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The book of 4 Maccabees is a homily or philosophic discourse praising the supremacy of pious reason over passion. It is not in the Bible for most churches, but is an appendix to the Greek Bible, and in the canon of the Georgian Bible. It was in the 1688 Romanian Bible where it was called "Iosip" but is not printed in the Orthodox Bible today. It is included as an appendix in the recently published Eastern Orthodox Bible.[1]

Contents

Synopsis

The work consists of a prologue and two main sections; the first advances the philosophical thesis while the second illustrates the points made using examples drawn from 2 Maccabees (principally, the martyrdom of Eleazer and the Maccabeean youths) under Antiochus IV Epiphanes. The last chapters concern the author's impressions drawn from these martyrdoms. The work thus appears to be an independent composition to 1 Maccabees and 2 Maccabees, merely drawing on their descriptions to support its thesis. It was composed originally in the Greek language, in what Stephen Westerholm of the Eastern / Greek Orthodox Bible calls "very fluently... and in a highly rhetorical and affected Greek style."

Authorship and criticism

According to some scholars, the last chapter shows signs of later addition to the work, though this was disputed by the 19th century authors of the Jewish Encyclopedia. The dispute is based on the weak ending the book would have without the "added" chapter, as well as arguments based on style. The change of direction with chapter 27 supports the view of the work as a homily held before a Greek-speaking audience on the feast of Hanukkah, as advanced by Ewald and Freudenthal, where this would be a rhetorical element to draw the listeners into the discourse. Others hold that a homily would have to be based on scriptural texts, which this work is only loosely.

In style, the book is oratorical, but not so much as 3 Maccabees. A good amount of Stoic philosophy is cited by the author, though there is little original philosophical insight in the text. The writer appears to be an Alexandrian Jew who used the philosophical ideas of the time to clothe his religious ideas. This characterization is practically without parallel in Jewish literature, and it is cited as the best example of syncretism between Jewish and Hellenistic thought. Perhaps the closest match in the New Testament is the (anonymous) Epistle to the Hebrews.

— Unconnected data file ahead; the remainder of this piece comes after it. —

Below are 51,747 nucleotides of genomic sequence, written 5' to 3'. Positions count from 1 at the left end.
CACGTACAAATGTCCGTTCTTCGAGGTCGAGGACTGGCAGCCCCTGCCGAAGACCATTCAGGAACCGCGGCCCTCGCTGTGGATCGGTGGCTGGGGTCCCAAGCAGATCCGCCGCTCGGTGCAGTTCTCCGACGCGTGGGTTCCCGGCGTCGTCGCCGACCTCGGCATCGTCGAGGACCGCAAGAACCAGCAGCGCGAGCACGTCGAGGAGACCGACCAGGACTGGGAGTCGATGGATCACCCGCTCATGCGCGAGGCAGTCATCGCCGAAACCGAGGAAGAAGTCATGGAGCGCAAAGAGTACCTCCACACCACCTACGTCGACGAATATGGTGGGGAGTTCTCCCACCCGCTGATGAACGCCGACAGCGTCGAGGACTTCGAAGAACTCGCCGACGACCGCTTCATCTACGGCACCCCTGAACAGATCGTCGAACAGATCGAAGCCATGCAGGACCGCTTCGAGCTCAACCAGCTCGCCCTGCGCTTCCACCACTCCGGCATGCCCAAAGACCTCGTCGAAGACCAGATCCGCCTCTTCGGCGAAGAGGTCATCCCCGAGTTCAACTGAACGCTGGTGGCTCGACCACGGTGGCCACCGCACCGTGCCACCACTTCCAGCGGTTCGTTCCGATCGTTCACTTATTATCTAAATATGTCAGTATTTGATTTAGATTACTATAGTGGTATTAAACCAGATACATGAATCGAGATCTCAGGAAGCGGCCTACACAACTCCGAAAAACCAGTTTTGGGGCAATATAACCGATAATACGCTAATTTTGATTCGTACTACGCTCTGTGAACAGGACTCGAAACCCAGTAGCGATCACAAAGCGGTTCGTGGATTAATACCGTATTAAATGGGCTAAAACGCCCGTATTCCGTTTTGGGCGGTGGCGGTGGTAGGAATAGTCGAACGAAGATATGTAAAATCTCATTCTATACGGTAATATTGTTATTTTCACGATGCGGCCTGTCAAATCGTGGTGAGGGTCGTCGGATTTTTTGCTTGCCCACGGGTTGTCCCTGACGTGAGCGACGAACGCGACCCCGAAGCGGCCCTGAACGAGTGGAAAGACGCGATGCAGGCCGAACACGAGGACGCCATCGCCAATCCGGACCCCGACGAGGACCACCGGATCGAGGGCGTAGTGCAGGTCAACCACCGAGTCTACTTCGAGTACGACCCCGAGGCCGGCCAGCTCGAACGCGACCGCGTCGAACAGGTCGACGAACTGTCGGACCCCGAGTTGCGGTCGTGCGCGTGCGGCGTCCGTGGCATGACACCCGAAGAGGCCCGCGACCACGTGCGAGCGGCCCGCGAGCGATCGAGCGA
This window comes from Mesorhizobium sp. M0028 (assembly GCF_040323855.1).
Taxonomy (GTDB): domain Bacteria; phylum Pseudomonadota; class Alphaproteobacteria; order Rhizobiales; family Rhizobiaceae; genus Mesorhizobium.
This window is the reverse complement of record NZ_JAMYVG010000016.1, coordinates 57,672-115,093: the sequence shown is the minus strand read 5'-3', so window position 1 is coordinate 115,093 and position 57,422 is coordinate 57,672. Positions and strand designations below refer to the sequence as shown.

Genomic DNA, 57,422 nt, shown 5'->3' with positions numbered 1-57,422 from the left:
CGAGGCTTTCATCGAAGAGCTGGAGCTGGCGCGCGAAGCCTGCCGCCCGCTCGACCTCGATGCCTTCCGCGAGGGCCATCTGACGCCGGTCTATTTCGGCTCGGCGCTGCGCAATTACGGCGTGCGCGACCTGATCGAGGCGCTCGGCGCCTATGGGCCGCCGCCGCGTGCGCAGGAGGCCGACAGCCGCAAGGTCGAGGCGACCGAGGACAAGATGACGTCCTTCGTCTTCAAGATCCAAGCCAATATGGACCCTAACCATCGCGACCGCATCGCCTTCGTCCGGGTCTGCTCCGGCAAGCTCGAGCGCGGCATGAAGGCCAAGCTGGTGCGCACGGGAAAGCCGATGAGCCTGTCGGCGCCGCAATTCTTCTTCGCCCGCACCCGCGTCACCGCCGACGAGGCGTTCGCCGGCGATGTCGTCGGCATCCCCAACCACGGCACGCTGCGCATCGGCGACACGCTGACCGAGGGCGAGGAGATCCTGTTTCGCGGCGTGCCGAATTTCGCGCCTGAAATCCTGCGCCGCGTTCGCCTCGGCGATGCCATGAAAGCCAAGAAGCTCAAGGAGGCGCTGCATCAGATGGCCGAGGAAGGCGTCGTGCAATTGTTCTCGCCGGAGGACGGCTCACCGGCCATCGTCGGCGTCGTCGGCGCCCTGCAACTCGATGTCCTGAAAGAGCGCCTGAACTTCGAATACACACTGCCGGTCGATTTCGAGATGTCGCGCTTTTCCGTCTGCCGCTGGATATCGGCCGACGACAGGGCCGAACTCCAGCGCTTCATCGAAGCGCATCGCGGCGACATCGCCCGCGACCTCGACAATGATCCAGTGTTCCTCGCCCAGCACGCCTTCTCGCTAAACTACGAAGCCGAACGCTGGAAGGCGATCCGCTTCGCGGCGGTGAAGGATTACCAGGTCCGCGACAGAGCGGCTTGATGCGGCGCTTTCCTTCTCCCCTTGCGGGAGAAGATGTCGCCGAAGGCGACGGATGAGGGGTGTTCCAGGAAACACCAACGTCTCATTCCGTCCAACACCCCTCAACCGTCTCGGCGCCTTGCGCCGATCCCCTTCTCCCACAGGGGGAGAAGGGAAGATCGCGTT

The book is ascribed to Josephus by Eusebius and Jerome, and this opinion was accepted for many years, leading to its inclusion in many editions of Josephus' works. More modern critical scholarship points to great differences of language and style, so that this identification is largely abandoned today. The book is generally dated between the first century BCE and the first century CE, due to its reliance on 2 Maccabees and use by Christians. It was probably written before the persecution of the Jews under Caligula, and certainly before the fall of Jerusalem in 70 CE.

Doctrinal content

The writer believes in the immortality of the soul, but denies the Pharisaic belief in the resurrection of the body. Good souls are said to live forever in happiness with the patriarchs and God, but even the evil souls are held to be immortal. The suffering and martyrdom of the Maccabees is seen by the author to be vicarious for the Jewish nation, and the author portrays martyrdom in general as bringing atonement for the past sins of the Jews.[2]

References

  1. ^ http://www.osbpress.com/content/section/4/33/
  2. ^ History of opinions on the scriptural doctrine of retribution, Edward Beecher, D. Appleton & Company, 1878 (original), Tentmaker publications, 2000, ISBN 0548231117.

External links

Preceded by
3 Maccabees
Orthodox
Books of the Bible
See Deuterocanon
Succeeded by
Job
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Simple English

Old Testament (Tanakh)

Old Testament Books of the Old Agreement common to all Christians and Jews)

Additional Books (common to Catholics and Orthodox)

Greek & Slavonic Orthodox

Georgian Orthodox



The book of 4 Maccabees is a religious debate. It is not in the Bible for most churches, but is an appendix to the Greek Bible, and in the canon of the Georgian Bible. It was in the 1688 Romanian Bible where it was called "Iosip" but is not printed in the Orthodox Bible today. It is included as an appendix in the recently published Eastern Orthodox Bible.[1]

References


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